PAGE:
New version of Highway Code with greater protection & reassurance for vulnerable road users is to be published in 2022

7th September 2021

On 30 July 2021, the Department for Transport announced that a new version of the Highway Code will be published next year to protect the safety of vulnerable road users, in particular cyclists, pedestrians and horse riders. Our Associate in Legal Solutions, Michael Trueman, highlights the key changes coming in 2022.

This announcement follows a consultation that took place in July-October 2020. The revised Highway Code will include the following:

• A Hierarchy of Road Users that ensures that road users who can do the greatest harm have the greatest responsibility to reduce the danger they may pose to others;
• Strengthened pedestrian priority on pavements and when crossing or waiting to cross the road;
• Guidance on safe passing distances and speeds when overtaking cyclists and horse riders;
• Ensuring that cyclists have priority at junctions when travelling straight ahead.

These proposed changes arise from a £338 million package, which is part of the Government’s commitment to “build back greener” from the pandemic by making active travel easier and safer for everyone, in accordance with their commitment to achieve net zero emissions by 2050.

Transport Secretary Grant Schapps suggested the package would enable “more people to make those sustainable travel choices that make our air cleaner and cities greener”.

Aside from a new version of the Highway Code, other changes funded by the package will include hundreds of miles of new high-quality cycle lanes and new schemes to encourage walking.

The Department for Transport suggest the number of miles cycled on British roads last year had increased by 45.7% to 5 billion, more than the previous 20 years put together.

The Hierarchy of Road Users, which is to be included in the new version of the Highway Code, places those road users most at risk of injury in the event of a collision at the top of the Hierarchy, i.e. pedestrians (in particular children, older adults and disabled people) followed by cyclists, horse riders and motorcyclists. The Hierarchy does not remove the need for everyone to behave responsibly.

The principle behind this Hierarchy is that everyone suffers when road collisions occur, whether they are physically injured or not. However, those in charge of vehicles that can cause the greatest harm in the event of a collision bear the greatest responsibility to take care and reduce the danger they pose to others. This applies most strongly to drivers of large goods and passenger vehicles, followed by vans/minibuses, cars/taxis and motorcycles. In addition, cyclists, horse riders and horse drawn vehicles have a responsibility to reduce danger to pedestrians.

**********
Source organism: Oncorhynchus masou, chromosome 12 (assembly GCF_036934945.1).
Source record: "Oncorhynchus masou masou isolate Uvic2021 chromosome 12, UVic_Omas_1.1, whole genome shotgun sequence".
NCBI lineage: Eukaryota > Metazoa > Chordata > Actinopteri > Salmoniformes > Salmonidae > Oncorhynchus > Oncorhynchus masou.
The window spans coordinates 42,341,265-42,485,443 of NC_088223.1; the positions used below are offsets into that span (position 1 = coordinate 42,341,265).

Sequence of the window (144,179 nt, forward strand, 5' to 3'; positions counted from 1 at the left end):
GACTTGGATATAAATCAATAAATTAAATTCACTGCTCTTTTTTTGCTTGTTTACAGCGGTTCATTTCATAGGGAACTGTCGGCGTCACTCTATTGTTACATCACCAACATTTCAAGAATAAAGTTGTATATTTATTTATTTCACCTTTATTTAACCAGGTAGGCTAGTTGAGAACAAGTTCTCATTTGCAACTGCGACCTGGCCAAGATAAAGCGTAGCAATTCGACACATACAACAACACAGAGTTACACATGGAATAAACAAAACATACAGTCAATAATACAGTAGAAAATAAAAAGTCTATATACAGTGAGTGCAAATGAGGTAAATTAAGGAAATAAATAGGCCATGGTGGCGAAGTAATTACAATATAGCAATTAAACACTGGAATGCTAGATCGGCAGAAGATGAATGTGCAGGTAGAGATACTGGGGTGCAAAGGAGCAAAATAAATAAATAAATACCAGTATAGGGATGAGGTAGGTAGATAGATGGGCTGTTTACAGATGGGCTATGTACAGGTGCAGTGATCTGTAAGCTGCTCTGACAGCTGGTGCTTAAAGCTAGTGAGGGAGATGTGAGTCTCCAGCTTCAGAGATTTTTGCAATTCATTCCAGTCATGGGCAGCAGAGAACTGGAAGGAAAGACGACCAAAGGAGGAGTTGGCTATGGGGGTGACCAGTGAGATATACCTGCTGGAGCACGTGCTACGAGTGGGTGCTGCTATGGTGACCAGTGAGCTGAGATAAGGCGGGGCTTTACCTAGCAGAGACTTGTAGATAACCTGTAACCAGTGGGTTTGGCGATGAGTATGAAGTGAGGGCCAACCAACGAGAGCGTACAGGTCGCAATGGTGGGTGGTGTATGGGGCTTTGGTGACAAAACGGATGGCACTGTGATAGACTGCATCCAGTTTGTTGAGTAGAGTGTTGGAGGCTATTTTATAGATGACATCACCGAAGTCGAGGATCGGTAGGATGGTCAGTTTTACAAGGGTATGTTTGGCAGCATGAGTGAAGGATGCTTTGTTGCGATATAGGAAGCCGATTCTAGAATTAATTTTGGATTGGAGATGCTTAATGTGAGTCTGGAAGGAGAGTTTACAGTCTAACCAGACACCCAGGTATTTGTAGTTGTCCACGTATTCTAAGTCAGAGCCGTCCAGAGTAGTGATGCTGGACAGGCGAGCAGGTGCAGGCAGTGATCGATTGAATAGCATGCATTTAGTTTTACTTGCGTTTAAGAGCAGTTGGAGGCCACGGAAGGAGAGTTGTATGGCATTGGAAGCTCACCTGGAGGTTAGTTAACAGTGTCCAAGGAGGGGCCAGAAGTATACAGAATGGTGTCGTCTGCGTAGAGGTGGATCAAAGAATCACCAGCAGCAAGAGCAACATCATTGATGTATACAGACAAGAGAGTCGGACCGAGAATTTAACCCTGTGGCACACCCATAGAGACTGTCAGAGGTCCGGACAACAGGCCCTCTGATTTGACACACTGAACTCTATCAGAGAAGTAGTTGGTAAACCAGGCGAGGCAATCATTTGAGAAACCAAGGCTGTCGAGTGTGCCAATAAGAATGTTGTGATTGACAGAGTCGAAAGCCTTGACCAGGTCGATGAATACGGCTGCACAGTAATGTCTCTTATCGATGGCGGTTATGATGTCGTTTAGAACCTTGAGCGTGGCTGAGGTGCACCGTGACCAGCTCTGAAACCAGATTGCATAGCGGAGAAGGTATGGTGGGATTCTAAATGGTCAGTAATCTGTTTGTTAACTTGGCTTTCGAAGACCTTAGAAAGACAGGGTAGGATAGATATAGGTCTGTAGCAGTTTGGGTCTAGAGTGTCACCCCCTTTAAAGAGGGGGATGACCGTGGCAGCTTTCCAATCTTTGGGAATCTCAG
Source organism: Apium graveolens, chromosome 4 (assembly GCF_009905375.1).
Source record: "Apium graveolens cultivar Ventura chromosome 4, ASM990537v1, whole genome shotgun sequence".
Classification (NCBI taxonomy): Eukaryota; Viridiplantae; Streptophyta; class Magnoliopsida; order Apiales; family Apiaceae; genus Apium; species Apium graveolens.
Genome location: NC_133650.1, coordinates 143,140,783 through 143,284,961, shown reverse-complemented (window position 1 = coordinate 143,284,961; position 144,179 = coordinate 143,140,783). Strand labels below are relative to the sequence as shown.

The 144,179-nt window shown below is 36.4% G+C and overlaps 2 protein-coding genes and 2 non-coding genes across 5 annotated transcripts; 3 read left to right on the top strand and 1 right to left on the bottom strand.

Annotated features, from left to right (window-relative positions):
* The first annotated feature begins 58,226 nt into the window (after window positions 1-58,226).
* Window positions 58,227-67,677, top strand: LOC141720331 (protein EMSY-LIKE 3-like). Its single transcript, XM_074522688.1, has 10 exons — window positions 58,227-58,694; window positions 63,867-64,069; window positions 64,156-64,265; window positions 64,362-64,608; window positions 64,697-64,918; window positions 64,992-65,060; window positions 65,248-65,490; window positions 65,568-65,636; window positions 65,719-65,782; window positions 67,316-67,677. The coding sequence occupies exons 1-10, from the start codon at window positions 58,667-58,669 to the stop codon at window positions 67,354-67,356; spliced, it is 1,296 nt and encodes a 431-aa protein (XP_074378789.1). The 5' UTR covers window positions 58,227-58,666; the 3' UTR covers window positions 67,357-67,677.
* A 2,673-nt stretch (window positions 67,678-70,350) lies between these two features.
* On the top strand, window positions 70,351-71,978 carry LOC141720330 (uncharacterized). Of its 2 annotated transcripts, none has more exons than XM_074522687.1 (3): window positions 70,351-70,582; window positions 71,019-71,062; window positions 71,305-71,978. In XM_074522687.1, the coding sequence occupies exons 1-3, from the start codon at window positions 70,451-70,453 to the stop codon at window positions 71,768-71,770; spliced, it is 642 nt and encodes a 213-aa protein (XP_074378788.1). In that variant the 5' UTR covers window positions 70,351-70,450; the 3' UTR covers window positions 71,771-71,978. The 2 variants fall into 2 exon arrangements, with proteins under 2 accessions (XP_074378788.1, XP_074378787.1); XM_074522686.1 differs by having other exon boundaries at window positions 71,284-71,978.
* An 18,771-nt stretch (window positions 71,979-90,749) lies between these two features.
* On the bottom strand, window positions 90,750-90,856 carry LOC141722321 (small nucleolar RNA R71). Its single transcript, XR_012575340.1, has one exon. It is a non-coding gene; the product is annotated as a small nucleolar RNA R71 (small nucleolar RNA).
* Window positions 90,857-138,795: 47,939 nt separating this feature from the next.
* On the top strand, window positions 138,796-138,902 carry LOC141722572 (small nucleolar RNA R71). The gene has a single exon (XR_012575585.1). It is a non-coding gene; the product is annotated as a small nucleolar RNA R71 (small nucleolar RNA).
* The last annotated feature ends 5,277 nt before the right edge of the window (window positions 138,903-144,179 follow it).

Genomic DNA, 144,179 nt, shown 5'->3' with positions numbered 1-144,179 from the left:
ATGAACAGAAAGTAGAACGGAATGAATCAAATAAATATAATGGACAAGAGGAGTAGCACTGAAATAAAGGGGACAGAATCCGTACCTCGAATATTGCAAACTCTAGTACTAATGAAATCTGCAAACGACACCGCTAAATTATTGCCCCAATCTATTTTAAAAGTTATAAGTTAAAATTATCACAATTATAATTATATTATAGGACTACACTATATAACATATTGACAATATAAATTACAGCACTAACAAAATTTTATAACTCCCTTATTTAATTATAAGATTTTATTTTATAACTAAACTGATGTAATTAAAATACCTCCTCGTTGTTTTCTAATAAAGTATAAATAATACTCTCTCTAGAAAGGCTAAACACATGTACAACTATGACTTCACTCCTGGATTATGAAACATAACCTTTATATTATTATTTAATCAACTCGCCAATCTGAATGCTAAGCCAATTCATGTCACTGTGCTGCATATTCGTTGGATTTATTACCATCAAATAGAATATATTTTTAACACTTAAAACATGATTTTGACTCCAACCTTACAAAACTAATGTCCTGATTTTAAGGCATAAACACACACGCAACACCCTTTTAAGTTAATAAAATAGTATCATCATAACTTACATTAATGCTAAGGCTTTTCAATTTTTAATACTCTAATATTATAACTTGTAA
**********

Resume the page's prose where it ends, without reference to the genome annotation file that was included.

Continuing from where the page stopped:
As we are already aware, in the case of Eagle v Chambers [2003] the Court of Appeal recognised that drivers face a high burden to reflect the fact that their vehicle is potentially a dangerous weapon (based on the principle of “causative potency”). When apportioning liability between a driver and a pedestrian/cyclist the courts apply this principle, as well as assessing the “blameworthiness” of the parties involved. It is rare for a pedestrian/cyclist to be found more responsible for a collision than a driver.

The new version of the Highway Code is likely to raise the bar for motorists in the eyes of the Judge when assessing the standard of care and any breach of duty.

It should also be noted that an additional amendment imposes an obligation upon drivers to ensure that any fitted audible warning systems for other road users and camera/audio alert systems for drivers are working and active. This is important, given how crucial such data is to liability issues (for example dash-cam footage).

Garry Bloom, Senior Operations Manager – Claims Solutions UK comments: The main rule changes to the Highway Code are clearly linked to the increased volumes of both cycling and pedestrian related incidents since COVID. The government restrictions on everyday life due to COVID created a boom in the number of cycling and walking thus more vulnerable road users are using our roads than ever before.  Whilst the health benefits from people being more active are clear, it has been deemed necessary to provide greater protection and reassurance to vulnerable road users.”

An interesting rule change is the use of the ‘Dutch Reach’ method for opening car doors by motorist as they leave their vehicle. This method of opening a car door with the hand furthest from the handle, forcing drivers and passengers to check over their shoulders for approaching traffic before they exit. This is a technique that has been used in other countries with success since the 1970’s.  Door opening type incidents are very common in the world of Motor claims and it would appear to be a welcome revision to the code.

The hierarchy of road users will have a significant impact on our commercial motor clients with fleets of large HGVs on the roads who will now be placed in a position of having the greatest duty of care due to their size. It is a message we will be delivering to our clients so they are fully educated on all the Highway Code changes and can share this with their drivers/transport managers for the future to help reduce RTA volumes and improve driving standards.”

It is not currently clear exactly when in 2022 the new version of the Highway Code will come into force. However, our legal and claims solutions teams will keep you updated when further information comes to light.

For further information please contact Associate, Michael Trueman, on MTrueman@keoghs.co.uk or Garry Bloom, Senior Operations Manager on garry.bloom@davies-group.com.

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